Private Placement Investing (PIPEs)

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Dan Buckley
Dan Buckley is an US-based trader, consultant, and part-time writer with a background in macroeconomics and mathematical finance. He trades and writes about a variety of asset classes, including equities, fixed income, commodities, currencies, and interest rates. As a writer, his goal is to explain trading and finance concepts in levels of detail that could appeal to a range of audiences, from novice traders to those with more experienced backgrounds.

Private placement investing, also known as private investments in public equity (PIPEs), is an additional channel for public companies to raise capital outside of the traditional ways of IPOs and secondary offerings.

The Covid-19 pandemic, and the wide distribution of future potential outcomes for the economy and markets as that works its way through, has shifted the relative appeal of some investing and capital raising methods.

In a recent article, we covered SPACs, or “blank check” companies, as a means of raising capital (for companies) and an alternative means to invest (for some investors). Namely, investors raise funds without knowing what company they’ll be investing in. Depending on how the deal is structured, the investor may receive a higher payout should the eventual public listing be a success (e.g., price rising by X percent once public). Accordingly, this would incentivize the investor to pick the highest-quality growth targets.


What’s driving the interest in private placement investing?

Private placement investing picked up with the fall in the traditional capital markets funding channels during the coronavirus pandemic.

For a period spanning from early-March and into April 2020, the debt and equity markets were effectively closed to new issuances as the markets plunged.

Companies that would have otherwise issued bonds or convertible securities to raise capital found themselves in a difficult position. For many, revenue was drying up, a portion of the cost structure was fixed, and they had a limited amount of savings.

Many firms assume that their revenue is very unlikely to ever go to zero or close to it, and as a result it’s rare that they keep 6+ or more months in “true” emergency funds (i.e., their monthly fixed cost base multiplied by at least six).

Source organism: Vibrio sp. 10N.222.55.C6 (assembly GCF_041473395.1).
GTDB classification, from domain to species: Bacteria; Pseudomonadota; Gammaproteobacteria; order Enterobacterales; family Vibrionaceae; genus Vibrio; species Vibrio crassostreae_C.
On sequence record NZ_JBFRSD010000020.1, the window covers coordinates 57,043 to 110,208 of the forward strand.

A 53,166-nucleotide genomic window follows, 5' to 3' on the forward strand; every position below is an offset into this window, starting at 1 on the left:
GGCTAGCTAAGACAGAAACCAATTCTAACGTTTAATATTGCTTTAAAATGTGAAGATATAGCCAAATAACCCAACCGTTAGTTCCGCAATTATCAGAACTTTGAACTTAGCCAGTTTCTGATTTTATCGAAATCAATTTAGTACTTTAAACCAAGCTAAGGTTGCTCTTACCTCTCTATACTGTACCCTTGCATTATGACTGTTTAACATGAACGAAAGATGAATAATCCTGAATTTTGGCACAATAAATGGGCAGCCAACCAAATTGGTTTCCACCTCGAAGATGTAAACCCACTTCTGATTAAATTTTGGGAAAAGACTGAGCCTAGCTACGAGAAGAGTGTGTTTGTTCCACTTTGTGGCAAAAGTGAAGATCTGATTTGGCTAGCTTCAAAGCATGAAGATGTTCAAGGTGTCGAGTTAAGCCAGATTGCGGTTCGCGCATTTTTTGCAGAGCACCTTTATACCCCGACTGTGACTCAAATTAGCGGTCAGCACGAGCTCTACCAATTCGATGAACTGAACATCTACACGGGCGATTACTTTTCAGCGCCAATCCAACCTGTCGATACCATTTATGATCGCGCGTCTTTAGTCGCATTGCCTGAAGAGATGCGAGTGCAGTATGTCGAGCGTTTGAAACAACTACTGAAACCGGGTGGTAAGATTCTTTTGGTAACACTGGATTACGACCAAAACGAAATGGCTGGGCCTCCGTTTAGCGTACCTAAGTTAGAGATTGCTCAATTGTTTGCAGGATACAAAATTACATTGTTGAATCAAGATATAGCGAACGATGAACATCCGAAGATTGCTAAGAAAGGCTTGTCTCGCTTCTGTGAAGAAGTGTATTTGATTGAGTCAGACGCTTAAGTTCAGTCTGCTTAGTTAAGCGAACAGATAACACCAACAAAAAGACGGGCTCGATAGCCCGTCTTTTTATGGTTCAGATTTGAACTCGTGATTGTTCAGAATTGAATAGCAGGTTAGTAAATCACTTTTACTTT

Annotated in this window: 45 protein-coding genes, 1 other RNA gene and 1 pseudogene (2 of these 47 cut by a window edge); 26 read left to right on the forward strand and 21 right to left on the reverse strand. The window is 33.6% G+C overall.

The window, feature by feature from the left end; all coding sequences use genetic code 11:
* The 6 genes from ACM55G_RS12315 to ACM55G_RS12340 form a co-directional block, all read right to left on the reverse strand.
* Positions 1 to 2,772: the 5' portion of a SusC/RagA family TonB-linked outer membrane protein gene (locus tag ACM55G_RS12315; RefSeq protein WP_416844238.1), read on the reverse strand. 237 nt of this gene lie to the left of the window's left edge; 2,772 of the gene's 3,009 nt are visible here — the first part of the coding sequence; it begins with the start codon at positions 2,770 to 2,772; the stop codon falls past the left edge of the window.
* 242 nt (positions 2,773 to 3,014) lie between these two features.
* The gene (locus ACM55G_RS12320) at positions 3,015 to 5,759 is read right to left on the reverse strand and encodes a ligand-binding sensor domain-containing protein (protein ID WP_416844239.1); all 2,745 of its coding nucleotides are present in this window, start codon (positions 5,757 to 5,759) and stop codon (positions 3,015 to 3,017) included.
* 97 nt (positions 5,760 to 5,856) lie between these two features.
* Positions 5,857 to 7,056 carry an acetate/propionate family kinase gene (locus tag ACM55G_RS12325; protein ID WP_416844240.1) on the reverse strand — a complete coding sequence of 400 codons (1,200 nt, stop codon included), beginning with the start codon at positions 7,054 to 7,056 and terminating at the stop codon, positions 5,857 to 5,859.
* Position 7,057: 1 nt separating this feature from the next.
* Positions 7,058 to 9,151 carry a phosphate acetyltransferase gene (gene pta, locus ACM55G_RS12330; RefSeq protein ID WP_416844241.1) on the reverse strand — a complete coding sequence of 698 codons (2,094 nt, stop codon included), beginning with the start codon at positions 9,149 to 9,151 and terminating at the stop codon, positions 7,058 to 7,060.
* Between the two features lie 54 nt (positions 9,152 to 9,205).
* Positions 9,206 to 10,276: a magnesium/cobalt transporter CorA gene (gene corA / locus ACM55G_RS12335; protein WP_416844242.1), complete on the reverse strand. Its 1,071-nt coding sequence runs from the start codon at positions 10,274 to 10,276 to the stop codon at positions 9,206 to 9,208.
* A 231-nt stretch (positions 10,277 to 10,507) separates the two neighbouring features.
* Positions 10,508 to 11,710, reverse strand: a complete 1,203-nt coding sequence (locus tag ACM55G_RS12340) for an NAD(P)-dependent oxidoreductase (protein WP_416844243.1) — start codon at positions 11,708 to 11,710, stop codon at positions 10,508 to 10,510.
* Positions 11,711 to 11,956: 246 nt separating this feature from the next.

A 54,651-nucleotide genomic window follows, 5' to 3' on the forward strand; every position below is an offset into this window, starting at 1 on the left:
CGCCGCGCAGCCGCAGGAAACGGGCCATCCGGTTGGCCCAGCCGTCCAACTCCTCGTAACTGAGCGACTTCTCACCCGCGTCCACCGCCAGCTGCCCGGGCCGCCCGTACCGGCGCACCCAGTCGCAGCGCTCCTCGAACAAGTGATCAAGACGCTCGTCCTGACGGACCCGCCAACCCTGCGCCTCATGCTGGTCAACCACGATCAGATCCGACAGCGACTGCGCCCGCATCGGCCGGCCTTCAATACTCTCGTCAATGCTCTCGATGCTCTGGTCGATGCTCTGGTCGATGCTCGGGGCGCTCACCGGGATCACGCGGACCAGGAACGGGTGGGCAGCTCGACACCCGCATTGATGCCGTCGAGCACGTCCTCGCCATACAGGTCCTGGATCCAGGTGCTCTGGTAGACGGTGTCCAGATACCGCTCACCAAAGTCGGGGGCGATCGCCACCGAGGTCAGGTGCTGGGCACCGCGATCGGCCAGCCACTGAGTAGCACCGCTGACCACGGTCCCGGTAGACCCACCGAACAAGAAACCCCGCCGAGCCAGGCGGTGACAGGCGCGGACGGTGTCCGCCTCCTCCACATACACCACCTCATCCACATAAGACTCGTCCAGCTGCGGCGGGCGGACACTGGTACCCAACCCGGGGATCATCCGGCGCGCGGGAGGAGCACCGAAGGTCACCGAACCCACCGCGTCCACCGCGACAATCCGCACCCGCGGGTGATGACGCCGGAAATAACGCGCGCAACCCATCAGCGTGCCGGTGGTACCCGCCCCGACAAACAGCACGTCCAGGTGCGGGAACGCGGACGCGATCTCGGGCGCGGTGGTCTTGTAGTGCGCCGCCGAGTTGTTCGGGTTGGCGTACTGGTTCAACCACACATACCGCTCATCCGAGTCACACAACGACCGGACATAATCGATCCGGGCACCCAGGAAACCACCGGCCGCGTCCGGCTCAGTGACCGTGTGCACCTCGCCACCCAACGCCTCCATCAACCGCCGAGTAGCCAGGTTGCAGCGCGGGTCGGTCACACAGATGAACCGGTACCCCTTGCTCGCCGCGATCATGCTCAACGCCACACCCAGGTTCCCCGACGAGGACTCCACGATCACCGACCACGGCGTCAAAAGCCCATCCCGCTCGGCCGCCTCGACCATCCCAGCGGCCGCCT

This meant drawing down credit lines and having limited access to funding opportunities. This led some to the private markets and PIPE structure.

With private placements, institutional investors buy equity or equity-linked securities (e.g., convertible bonds, preferred stock, warrants) in a publicly traded company, but under a private transaction.

Participants in these types of deals include hedge funds, family offices, private equity funds, sovereign wealth funds, and occasionally pensions funds.

Benefits: Company vs. Investors

The company gets capital to fund operations. It often also receives strategic input from certain investors like private equity sponsors, who bring operational expertise and their network into helping the business succeed. Private equity investing traditionally involves boosting struggling businesses that are having issues growing or lack expense discipline.

The investor receives a stake in the company at a price less than a comparable public security, receiving a discount due to the lower liquidity. Moreover, the purchases of these securities don’t directly influence the price of existing issuances through the open market operations of buying and selling (i.e., via traditional trading activity).

Issuance of equity or equity-linked securities also avoids increasing leverage, as they’d have to do if raising capital through the debt markets.

Existing shareholders, however, will often look down on PIPE investments given they dilute (or provide a path to diluting) their personal ownership.

For that reason, PIPEs have some level of negative signaling effect, as they are often associated with stressed businesses that are otherwise shut out from traditional capital raising opportunities – even if it’s likely temporary, situational, and not directly the fault of the company’s operations.

2020’s private placement volume exceeded the typical $35-$40 billion typically seen in any given calendar year before the halfway point of the year. The PIPE structure saw similar popularity during the 2008 subprime crisis for a similar lack of access to traditional capital raising.


Will private placements persist even as liquidity has been restored and volatility drops off?